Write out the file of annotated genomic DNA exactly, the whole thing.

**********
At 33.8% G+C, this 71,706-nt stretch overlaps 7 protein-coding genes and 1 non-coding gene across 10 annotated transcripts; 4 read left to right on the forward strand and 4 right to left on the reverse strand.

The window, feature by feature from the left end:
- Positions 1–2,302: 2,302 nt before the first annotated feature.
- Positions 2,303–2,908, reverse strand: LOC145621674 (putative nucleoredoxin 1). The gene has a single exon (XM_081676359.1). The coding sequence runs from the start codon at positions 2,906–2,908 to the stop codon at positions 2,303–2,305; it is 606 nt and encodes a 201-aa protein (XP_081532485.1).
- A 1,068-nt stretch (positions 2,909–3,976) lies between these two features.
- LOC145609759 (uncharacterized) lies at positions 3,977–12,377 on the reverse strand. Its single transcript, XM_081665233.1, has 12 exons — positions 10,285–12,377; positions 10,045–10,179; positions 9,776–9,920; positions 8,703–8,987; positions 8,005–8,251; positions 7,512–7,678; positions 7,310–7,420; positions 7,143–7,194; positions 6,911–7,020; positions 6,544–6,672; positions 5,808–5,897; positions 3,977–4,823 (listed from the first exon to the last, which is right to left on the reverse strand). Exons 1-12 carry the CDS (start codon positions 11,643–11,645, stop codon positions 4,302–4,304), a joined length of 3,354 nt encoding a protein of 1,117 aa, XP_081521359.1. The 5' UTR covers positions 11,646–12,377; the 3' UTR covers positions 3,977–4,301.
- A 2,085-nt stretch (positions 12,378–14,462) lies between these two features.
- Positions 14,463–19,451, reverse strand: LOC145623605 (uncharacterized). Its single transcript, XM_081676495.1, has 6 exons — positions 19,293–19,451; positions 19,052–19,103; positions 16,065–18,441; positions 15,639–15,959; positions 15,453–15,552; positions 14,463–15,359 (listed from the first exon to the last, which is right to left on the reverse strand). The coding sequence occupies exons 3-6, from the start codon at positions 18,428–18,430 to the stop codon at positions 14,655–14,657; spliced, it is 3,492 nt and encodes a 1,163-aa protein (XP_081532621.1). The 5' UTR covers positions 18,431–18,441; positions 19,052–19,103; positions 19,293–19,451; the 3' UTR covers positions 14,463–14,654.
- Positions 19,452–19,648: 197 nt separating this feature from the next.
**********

At 33.8% G+C, this 71,706-nt stretch overlaps 7 protein-coding genes and 1 non-coding gene across 10 annotated transcripts; 4 read left to right on the forward strand and 4 right to left on the reverse strand.

The window, feature by feature from the left end:
- Positions 1–2,302: 2,302 nt before the first annotated feature.
- Positions 2,303–2,908, reverse strand: LOC145621674 (putative nucleoredoxin 1). The gene has a single exon (XM_081676359.1). The coding sequence runs from the start codon at positions 2,906–2,908 to the stop codon at positions 2,303–2,305; it is 606 nt and encodes a 201-aa protein (XP_081532485.1).
- A 1,068-nt stretch (positions 2,909–3,976) lies between these two features.
- LOC145609759 (uncharacterized) lies at positions 3,977–12,377 on the reverse strand. Its single transcript, XM_081665233.1, has 12 exons — positions 10,285–12,377; positions 10,045–10,179; positions 9,776–9,920; positions 8,703–8,987; positions 8,005–8,251; positions 7,512–7,678; positions 7,310–7,420; positions 7,143–7,194; positions 6,911–7,020; positions 6,544–6,672; positions 5,808–5,897; positions 3,977–4,823 (listed from the first exon to the last, which is right to left on the reverse strand). Exons 1-12 carry the CDS (start codon positions 11,643–11,645, stop codon positions 4,302–4,304), a joined length of 3,354 nt encoding a protein of 1,117 aa, XP_081521359.1. The 5' UTR covers positions 11,646–12,377; the 3' UTR covers positions 3,977–4,301.
- A 2,085-nt stretch (positions 12,378–14,462) lies between these two features.
- Positions 14,463–19,451, reverse strand: LOC145623605 (uncharacterized). Its single transcript, XM_081676495.1, has 6 exons — positions 19,293–19,451; positions 19,052–19,103; positions 16,065–18,441; positions 15,639–15,959; positions 15,453–15,552; positions 14,463–15,359 (listed from the first exon to the last, which is right to left on the reverse strand). The coding sequence occupies exons 3-6, from the start codon at positions 18,428–18,430 to the stop codon at positions 14,655–14,657; spliced, it is 3,492 nt and encodes a 1,163-aa protein (XP_081532621.1). The 5' UTR covers positions 18,431–18,441; positions 19,052–19,103; positions 19,293–19,451; the 3' UTR covers positions 14,463–14,654.
- Positions 19,452–19,648: 197 nt separating this feature from the next.